So because the Pope spoke those truths, I think we can overlook the mishap with a reference to rabbits.  He was plain-speaking something that needs to be more nuanced and finessed. It's probably very difficult to do that on a plane with reporters after a strenuous trip.

The reference to the mother of eight who has had multiple C-sections was unfortunate.  But maybe this is an opportunity for Catholic mothers to teach their parish priests and bishops, and maybe even write to the pope and let them know about the state of birth in the world - because I guarantee many of them are not aware of how moms are treated once they get on the standard hospital plan of care!

I've had three cesareans.  I do not believe I was ever given full informed consent before any of them - surprisingly not even before the scheduled Cesarean although by that time I was certainly listening for it and felt that on the topic of Cesareans and the risks, benefits, options and potential complications, I was at least as informed as the nursing staff at my OB's office and in the hospital.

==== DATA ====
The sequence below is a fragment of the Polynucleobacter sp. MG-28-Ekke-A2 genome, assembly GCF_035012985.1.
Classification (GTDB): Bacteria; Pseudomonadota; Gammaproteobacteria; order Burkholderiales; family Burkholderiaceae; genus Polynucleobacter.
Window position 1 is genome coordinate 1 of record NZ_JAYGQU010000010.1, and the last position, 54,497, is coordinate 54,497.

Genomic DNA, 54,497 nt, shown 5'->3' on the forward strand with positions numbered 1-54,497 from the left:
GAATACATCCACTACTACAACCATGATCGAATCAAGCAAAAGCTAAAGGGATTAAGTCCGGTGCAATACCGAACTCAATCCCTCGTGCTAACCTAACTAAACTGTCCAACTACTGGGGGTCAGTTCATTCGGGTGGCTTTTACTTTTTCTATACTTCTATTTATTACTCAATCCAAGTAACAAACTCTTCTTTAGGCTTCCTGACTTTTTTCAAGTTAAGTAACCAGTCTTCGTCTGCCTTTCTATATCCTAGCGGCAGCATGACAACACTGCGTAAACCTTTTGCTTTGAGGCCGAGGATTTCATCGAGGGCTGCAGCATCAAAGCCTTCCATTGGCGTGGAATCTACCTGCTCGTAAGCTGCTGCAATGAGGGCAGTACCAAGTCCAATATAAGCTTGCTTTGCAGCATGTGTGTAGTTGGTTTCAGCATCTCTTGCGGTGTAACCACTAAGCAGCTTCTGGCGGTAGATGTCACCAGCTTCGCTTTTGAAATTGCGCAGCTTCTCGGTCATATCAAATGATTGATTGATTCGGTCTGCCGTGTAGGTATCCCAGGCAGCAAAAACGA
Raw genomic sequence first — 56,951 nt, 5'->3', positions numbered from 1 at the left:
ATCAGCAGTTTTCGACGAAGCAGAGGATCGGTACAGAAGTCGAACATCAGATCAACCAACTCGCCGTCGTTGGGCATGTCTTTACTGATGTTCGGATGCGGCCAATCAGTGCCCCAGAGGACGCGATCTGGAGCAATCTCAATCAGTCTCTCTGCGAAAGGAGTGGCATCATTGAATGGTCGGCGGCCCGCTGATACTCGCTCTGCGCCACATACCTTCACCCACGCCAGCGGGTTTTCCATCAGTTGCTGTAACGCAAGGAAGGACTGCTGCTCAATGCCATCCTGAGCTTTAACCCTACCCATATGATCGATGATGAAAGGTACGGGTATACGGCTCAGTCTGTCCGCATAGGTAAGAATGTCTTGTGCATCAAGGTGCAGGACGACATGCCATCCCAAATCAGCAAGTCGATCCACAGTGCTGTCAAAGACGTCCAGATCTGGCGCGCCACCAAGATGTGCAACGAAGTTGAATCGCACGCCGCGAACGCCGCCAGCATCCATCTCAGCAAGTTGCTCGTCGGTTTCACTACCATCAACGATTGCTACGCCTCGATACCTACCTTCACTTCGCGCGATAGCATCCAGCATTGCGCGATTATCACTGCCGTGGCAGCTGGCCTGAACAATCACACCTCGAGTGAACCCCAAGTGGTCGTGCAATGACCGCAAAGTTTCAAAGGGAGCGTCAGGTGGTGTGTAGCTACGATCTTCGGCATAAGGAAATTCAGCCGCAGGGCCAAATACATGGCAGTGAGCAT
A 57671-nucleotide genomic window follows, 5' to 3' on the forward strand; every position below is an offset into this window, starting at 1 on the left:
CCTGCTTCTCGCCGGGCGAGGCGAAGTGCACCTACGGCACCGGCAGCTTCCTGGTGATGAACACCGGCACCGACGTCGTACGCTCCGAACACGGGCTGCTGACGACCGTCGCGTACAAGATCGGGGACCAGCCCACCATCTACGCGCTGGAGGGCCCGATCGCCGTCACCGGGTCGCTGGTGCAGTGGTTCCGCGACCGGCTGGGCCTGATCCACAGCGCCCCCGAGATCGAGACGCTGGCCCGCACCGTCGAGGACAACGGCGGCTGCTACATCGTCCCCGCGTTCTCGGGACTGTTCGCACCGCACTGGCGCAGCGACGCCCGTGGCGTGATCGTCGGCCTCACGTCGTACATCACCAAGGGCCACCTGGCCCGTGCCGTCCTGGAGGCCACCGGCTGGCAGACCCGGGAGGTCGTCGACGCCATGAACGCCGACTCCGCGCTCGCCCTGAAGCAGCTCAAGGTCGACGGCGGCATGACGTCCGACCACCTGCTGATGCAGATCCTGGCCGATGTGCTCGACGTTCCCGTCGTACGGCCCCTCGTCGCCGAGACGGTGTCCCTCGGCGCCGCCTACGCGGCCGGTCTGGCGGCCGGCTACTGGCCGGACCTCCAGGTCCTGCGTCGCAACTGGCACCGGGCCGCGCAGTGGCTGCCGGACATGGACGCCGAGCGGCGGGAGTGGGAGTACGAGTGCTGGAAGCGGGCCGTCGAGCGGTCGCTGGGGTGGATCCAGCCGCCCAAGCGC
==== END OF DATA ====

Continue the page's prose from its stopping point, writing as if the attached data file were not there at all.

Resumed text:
I also think that unless a mom knows where to get information and support, if her physician tells her she needs a cesarean, she will most likely allow it.  If that is what happened to the mom in the pope's examples, I'll bet she was rather shocked to get an admonishment for doing everything the way she thought she was supposed to!

I think our clergy have much to learn from the female members of the flock and maybe this is the time we start to educate them.  Then, hopefully Pope Francis won't make those types of comments about mothers and fathers trying to live out their faith again.